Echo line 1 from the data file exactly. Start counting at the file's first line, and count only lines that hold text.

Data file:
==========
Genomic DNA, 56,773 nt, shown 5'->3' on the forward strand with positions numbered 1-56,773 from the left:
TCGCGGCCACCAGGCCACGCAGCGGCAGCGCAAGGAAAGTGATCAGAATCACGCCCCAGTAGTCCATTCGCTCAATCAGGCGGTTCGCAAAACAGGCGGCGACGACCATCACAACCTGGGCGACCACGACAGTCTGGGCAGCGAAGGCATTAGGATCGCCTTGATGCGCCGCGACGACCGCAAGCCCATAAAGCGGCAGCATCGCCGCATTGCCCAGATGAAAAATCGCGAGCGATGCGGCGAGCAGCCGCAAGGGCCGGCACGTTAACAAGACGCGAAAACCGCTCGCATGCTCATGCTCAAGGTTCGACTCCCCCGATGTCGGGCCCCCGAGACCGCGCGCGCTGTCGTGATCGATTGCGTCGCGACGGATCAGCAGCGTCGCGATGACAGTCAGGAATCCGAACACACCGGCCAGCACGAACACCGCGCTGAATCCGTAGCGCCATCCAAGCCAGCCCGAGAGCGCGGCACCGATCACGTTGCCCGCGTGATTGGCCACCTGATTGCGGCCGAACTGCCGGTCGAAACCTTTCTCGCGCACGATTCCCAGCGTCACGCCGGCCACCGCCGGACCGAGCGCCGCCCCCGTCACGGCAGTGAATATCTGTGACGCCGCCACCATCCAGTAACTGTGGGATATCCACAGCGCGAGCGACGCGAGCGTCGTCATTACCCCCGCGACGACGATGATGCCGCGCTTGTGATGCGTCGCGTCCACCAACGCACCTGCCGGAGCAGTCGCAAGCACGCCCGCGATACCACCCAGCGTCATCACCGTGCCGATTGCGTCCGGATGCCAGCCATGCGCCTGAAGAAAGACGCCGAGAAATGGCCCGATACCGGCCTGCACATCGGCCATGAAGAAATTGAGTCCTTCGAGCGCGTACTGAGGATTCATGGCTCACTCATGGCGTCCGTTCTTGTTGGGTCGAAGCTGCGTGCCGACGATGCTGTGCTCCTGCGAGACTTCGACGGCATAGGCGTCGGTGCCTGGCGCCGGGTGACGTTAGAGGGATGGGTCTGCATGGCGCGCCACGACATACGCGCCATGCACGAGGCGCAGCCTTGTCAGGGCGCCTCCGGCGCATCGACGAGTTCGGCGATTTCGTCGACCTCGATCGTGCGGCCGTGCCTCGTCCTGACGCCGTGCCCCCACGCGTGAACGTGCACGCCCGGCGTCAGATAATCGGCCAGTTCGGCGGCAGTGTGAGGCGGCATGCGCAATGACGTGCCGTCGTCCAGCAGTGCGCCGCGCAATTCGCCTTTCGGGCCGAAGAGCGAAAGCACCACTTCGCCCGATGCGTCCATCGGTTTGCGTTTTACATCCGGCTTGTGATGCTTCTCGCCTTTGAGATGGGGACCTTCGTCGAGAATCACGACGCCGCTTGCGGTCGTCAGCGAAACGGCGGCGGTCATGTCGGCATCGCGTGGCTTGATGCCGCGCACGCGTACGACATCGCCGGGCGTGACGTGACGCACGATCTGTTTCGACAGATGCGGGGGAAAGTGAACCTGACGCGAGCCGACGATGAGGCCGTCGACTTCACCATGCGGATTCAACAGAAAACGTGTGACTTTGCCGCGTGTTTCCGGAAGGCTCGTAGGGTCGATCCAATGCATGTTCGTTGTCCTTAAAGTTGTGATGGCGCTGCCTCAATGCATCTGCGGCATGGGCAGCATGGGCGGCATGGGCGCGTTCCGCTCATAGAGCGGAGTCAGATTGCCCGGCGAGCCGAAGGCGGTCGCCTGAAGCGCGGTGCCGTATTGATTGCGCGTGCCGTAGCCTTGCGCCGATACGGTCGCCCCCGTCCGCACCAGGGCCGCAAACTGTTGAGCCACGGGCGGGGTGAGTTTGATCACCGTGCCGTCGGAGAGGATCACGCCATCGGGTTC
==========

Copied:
Genomic DNA, 56,773 nt, shown 5'->3' on the forward strand with positions numbered 1-56,773 from the left: